Experts: Agriculture "very vulnerable" to terror plots - WALB.com, Albany News, Weather, Sports

Experts: Agriculture "very vulnerable" to terror plots

November 30, 2005

Lowndes County -- The possibility of terrorists attacking America through our food supply is real, and considered a national security threat.

Wednesday, farmers and first responders learned how they can protect the Ag industry from terrorism, and how to react if an attack occurs.

Much of South Georgia is open farmland, vulnerable to terrorists, hoping to strike our nation with another devastating attack. "You've got farms with no fences, no gates, so those sites are very vulnerable," said Mickey Fourakers, Extension Agent.

"Someone could come in and put a contaminant in or cause some problem in that way," said Fourakers.

It's an easy target, but first responders and farmers in Lowndes County are working to make sure the Ag industry is protected. They're taking part in Agri-Security training to learn, "How to recognize an event and what steps to take as far as reporting it and getting it contained," said Fourakers.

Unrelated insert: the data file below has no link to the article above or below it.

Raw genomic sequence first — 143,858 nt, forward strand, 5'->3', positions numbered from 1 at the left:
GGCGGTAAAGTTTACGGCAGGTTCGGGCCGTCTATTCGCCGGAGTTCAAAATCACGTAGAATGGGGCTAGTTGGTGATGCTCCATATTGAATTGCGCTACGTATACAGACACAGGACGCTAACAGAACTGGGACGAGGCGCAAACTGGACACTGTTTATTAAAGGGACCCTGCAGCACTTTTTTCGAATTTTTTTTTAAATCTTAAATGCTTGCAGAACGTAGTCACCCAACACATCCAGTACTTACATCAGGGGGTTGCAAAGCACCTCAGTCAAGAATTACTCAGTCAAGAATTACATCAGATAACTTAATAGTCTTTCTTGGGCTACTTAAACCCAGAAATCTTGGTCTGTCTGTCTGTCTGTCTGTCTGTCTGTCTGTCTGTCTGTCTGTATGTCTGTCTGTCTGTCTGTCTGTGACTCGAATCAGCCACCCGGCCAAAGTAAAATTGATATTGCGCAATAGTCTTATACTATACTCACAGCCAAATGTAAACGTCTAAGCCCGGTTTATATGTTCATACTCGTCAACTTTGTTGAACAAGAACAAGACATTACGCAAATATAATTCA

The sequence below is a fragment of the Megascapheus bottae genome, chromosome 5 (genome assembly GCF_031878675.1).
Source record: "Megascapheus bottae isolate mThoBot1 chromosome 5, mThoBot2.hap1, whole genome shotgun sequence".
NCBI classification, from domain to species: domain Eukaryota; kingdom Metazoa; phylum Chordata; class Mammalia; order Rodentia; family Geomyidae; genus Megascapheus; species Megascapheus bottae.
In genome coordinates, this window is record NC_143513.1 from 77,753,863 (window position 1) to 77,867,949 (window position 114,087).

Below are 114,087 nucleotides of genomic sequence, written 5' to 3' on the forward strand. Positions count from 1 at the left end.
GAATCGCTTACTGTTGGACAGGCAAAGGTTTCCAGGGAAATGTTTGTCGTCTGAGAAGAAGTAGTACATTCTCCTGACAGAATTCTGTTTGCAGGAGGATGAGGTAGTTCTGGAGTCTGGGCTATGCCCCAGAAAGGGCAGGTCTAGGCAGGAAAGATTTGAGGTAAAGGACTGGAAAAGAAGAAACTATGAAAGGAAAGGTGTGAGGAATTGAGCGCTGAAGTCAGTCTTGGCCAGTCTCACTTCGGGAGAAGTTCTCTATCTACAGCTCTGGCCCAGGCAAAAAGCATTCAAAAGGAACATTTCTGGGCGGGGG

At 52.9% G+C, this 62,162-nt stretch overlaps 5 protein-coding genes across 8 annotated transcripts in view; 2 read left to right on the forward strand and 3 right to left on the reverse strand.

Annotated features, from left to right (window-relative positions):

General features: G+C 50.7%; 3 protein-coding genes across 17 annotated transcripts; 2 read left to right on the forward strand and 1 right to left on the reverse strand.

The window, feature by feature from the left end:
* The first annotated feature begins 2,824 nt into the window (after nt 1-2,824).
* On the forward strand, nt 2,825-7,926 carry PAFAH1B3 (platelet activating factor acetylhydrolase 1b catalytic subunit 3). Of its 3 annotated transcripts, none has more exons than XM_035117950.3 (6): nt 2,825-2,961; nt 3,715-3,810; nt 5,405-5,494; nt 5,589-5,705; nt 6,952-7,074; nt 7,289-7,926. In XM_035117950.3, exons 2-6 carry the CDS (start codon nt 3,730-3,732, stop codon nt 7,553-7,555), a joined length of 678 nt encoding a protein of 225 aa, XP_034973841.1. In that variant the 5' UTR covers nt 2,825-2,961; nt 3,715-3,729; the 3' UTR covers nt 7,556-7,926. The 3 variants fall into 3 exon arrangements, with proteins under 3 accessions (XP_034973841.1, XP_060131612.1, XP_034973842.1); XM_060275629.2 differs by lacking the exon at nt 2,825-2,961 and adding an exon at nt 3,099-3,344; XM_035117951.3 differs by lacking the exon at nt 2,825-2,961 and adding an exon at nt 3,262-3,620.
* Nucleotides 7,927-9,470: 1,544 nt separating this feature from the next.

It could be anything from injecting plants with poisonous substances to infecting livestock with diseases like hoof and mouth or the Avian Flu.

However the terrorists may strike, the first line of defense is the farmer. "If it was an animal with hoof and mouth, with slobbering or nasal discharge, you'd report it to a vet and then they'd report it to the Department of Ag and the local emergency management would quarantine the area," said Fourakers.

One person failing to recognize those signs could lead to economic devastation, and even the loss of human life. "Some 13 to 15 percent of our economy comes from agricultural products," said EMA Director Nick Lacey.

"If you had an infection, say in your cow heard, and you didn't know it, it could be spread from farm through the selling of livestock," said farmer Ken Carter.

But after today's training, these individuals will be more alert to a potential threat, so they can stop it before it happens. Today's agri-security training is part of a state initiative put on by the Georgia's Office of Homeland Defense.

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